Reaching the halfway point
As we near the end of 2020, and undoubtedly one of the most unconventional school years any of us have experienced, it is important to take note of how far we have come since the pandemic changed the face of our education system nearly nine months ago.
What seemed insurmountable in the spring became part of our learning landscapes this fall, with classrooms coexisting as physical and virtual spaces, shifting the framework for what and how learning looks like for our school communities.
As I visit with teachers and administrators, I witness how they are working harder than ever. Access, equity, delivery of instruction and monitoring the physical and mental health of students and staff are among the many challenges of this school year. All of our educational staff and partners, including school nurses, administrative assistants, aides, food service workers, bus drivers, custodial and maintenance staff and every member of our school communities, share the challenge of taking on additional responsibilities to ensure learning continues for students. But in a year full of unpredictability and pitfalls, the reassurance of their efforts is helping our students and communities with the resources they need as we work together to find a way forward.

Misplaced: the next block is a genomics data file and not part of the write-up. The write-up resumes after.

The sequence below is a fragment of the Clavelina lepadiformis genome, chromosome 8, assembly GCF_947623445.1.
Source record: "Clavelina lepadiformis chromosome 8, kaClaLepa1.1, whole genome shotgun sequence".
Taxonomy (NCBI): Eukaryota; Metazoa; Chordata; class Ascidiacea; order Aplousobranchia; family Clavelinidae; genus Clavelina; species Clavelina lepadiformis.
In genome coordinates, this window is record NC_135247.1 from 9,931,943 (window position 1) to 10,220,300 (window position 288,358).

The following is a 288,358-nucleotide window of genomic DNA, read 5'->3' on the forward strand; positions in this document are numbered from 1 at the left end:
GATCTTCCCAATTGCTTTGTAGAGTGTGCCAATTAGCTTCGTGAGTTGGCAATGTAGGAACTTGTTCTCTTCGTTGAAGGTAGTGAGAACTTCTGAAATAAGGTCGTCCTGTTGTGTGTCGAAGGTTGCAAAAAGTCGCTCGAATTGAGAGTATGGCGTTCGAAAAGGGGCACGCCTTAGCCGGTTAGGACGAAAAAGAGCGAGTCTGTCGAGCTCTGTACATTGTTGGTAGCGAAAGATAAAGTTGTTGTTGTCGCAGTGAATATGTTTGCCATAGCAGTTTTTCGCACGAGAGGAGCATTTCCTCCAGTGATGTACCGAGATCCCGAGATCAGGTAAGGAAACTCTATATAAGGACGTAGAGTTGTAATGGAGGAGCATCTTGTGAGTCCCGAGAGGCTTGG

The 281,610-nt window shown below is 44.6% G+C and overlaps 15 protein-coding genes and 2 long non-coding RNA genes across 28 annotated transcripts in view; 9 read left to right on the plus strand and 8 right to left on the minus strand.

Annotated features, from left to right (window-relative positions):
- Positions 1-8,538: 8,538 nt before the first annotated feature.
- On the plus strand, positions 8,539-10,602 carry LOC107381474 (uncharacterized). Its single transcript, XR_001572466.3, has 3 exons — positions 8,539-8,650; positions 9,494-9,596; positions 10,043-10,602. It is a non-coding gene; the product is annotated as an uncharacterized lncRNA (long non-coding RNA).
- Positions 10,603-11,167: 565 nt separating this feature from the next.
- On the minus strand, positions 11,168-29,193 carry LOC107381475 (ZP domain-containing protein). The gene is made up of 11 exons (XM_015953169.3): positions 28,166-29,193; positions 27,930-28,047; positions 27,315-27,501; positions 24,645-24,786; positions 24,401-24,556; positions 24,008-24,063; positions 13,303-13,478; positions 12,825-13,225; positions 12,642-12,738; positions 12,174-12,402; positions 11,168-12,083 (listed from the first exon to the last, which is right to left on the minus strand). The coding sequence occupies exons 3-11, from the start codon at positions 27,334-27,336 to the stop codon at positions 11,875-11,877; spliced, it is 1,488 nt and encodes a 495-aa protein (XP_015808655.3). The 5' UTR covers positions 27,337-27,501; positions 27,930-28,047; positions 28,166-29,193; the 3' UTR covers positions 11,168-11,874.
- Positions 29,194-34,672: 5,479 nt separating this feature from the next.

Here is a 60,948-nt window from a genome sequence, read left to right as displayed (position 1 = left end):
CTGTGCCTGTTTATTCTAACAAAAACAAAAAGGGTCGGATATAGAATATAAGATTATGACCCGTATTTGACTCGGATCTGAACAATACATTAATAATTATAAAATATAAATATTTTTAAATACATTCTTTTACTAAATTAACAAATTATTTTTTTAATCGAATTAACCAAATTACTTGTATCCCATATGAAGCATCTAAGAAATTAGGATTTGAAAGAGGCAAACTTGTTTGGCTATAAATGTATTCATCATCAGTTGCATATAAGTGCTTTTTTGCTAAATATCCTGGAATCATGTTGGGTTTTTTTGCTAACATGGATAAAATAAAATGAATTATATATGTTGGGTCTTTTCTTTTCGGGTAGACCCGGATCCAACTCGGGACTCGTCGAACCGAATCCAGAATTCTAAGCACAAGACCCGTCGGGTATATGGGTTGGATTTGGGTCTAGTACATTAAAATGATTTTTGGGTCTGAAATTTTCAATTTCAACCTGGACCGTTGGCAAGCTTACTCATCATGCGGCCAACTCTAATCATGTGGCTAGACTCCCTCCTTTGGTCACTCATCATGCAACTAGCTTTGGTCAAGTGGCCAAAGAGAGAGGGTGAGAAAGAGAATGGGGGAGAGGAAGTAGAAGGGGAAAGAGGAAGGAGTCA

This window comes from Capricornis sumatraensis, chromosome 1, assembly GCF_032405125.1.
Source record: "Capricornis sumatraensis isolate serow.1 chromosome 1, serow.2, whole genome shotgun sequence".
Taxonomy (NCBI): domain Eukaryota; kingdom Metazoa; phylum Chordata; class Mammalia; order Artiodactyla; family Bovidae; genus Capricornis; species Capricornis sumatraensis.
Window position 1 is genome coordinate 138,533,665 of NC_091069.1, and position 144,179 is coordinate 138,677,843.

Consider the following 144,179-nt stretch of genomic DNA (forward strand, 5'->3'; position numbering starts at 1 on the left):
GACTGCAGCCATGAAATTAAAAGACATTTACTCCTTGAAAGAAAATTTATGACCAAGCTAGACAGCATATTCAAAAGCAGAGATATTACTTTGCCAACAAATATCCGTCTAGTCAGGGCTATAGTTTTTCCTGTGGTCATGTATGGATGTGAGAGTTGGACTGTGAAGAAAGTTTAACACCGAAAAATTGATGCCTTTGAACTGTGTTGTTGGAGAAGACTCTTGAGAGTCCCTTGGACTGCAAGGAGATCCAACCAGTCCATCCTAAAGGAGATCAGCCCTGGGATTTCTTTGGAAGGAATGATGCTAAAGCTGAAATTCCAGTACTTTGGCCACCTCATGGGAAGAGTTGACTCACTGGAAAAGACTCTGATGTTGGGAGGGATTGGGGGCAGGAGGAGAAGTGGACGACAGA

All of this comes as our student population changes, creating yet new challenges. The latest edition of the Annual Condition of Education report shows how diverse Iowa’s student population has become. More than one in four Iowa students is a minority student. Over 42 percent of all Iowa students are eligible for free or reduced-price lunches, and 6.5 percent of students in Iowa’s public schools are English language learners.
Schools are the cornerstones of our communities and provide essential services to those they serve. Complicating the challenges that schools face in providing those services are the added hardships endured by families who lack the resources to support their children’s learning at home. That, in turn, widens the educational disparities for some of our most vulnerable students. The work that our schools are doing to meet the emerging needs of their families and to engage with every learner is more important than ever.
Meeting students where they’re at and helping them grow is challenging under normal conditions, but I am encouraged by the continued passion and commitment of our educators and school leaders as they adjust to each new challenge the pandemic throws our way. While navigating these rapidly changing circumstances hasn’t been easy, we have learned that we can adapt and will continue to do so to ensure a brighter future for our students, and ourselves.
Thank you for your service, and I look forward to serving you in 2021.